After the credits and the beautiful sounds of Strauss Waltz, a viewer is directed to a slightly gloomy image of drops of rain falling on the window glass. A famous composer having made his tournée through Europe is lying delirious in his bed. Already married to Anna, a nice and respectable girl, he contemplates his decisions and his youth. Naturally flashbacks come to view...
Directed by David Giles (a famous director of some great British productions of the 1960s and 1970s, just to name THE FORSYTE SAGA and FIRST CHURCHILLS) and dramatized by Anthony Skene, the first episode "Anna" rightly sets the tone of composer's life from the perspective of composer's wife. It also hits the right atmosphere of the entire series. Anna will hold quite a power in the stories of Vienna's greatest composers. However, our attention is drawn, at first, not so much on Anna, played brilliantly by Anne Stallybrass (in my main review on the series I mentioned the fact that still it would be difficult to decide if the later portrayal of Lisa Harrow is better) but on Lanner (Derek Jacobi) and Strauss (Eric Woofe), old friends who are more and more absorbed by different motives. In some respect, the episode with many events and rather a considerable time span packed into those 51 minutes, at least its first part, could be titled LANNER vs STRAUSS.
Although they are both musicians and music composers (deceptively "book binders" among those people for whom musicians had no reputation to speak of) who work tough and may get ill easily, they are of totally different personalities. While Lanner is a hard working fellow with ambition and serious attitude to life and career (indeed he sometimes takes greater pains in composing), Strauss is rather his opposite, a neurotic personality, a musician with great inspirations but almost childish attitude to life. In one scene, Lanner says that Strauss actually thinks "the whole world should revolve to his satisfactions." Slowly, in friends become rivals and foes. The glass is soon to be broken and harmony brought into pieces... While it is not that clear here that Lanner was in love with Anna (which is to be the case in the 1991 STRAUSS DYNASTY), attitude to music and work makes for a logical cause of their row as well. Both Eric Woofe and Derek Jacobi give splendid performances. Their fight, though, is a bit laughable when watching now. But let me come back to ANNA, not yet "Mama Strauss" though...
Anne Stallybrass, similarly to her portrayal of Jane Seymour in SIX WIVES OF HENRY VIII, gives a subtle performance and remains in memory as an actress of great caliber and excellent diction. Similarly to Lisa Harrow (forgive me my many comparisons to later series, actually, they are bound to be compared), Anna's question to her husband is "Isn't that enough?" - a sort of remedy for his ambition, too much of that ambition and never being able to be content with this much what one has achieved. From the excellent moment with her father Streim (played by ....) to the last moment of the episode when she says "We want you to become part of us again" Can he, though? She develops in us more and more compassion for what she goes through so far and prompts some anticipation what will come of it. In her, the reflection "Did one do for the best?" appears even more powerful. Her most powerful moment appears to me a scene when she reads her husband's letter to his children (6 children - accurate historically). As long as there are some idyllic mentions of trips, she reads the letter out loud to her kids but as the line comes when Strauss explains why he allegedly could not send any money...we hear his voice...and consider her face which tells it all. Her feelings conveyed non-verbally!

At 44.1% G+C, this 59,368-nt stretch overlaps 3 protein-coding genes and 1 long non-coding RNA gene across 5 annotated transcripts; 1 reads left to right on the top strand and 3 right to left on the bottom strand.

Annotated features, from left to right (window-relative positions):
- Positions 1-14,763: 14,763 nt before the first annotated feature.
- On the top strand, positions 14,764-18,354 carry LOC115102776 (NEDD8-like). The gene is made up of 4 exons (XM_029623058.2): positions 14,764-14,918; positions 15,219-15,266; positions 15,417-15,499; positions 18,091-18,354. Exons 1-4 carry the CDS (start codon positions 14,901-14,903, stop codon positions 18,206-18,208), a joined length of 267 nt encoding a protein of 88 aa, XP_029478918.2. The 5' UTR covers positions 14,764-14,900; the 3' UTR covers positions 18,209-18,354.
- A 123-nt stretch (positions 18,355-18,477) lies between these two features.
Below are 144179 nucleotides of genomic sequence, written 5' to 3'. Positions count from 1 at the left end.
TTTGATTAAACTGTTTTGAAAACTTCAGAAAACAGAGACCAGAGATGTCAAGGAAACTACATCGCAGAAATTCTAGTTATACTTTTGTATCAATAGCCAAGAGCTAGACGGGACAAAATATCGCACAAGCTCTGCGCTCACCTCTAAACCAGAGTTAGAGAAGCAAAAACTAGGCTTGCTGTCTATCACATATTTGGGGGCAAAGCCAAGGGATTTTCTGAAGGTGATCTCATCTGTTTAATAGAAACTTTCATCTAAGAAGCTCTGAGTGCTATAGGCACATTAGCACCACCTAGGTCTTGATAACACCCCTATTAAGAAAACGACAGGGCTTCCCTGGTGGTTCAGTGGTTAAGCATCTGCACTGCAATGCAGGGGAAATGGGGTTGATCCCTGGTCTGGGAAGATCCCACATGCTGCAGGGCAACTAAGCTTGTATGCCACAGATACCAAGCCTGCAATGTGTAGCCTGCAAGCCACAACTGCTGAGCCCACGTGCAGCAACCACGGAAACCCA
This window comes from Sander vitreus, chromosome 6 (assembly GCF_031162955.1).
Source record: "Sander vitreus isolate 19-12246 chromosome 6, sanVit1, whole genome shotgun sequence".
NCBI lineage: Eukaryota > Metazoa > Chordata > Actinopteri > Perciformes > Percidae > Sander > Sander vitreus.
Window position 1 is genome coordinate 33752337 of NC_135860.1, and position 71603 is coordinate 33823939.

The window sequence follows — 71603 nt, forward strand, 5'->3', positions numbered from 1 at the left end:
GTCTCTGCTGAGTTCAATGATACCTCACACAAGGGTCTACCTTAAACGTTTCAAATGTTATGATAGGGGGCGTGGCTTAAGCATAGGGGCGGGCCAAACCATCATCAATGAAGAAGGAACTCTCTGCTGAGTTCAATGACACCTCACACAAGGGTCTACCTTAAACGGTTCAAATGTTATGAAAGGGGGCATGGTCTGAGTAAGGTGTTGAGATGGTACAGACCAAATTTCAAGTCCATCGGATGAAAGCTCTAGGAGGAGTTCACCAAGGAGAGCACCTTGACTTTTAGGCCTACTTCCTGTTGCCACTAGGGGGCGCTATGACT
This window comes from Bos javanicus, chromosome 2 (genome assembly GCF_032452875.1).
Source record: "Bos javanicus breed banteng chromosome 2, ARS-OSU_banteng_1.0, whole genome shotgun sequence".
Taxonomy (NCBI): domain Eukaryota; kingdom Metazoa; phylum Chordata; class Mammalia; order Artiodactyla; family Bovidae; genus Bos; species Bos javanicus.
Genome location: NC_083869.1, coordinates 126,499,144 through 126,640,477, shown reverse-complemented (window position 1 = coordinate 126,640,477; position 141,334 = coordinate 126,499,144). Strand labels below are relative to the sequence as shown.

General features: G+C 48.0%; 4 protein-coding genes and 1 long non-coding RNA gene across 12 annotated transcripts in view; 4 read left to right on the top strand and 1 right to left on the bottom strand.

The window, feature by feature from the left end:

A note should be made of the scene when their first son, Schani, is born. Here, too, he is being born in the sound of music while his father plays. Yet, the scene with Paganini that is the highlight of the first episode in STRAUSS DYNASTY made twenty years later is surely more catchy and memorable.
AND SUPPORTING CAST: The actor who called my attention is Christopher Benjamin who plays Dommayer and who, ironically, also appears in one scene of the latter series. Of course, the actor who plays Streim is also worth considering.
In Strauss' being a "nobody" and comeback to composing and playing at his dream place, the Sterl, a true rival is to make her appearance. Sweet and naive as her hiccups might occur, she makes her entrance with charm and delusion...Emilie Trampusch (Barbara Farris), a "Mrs Strauss" to come...
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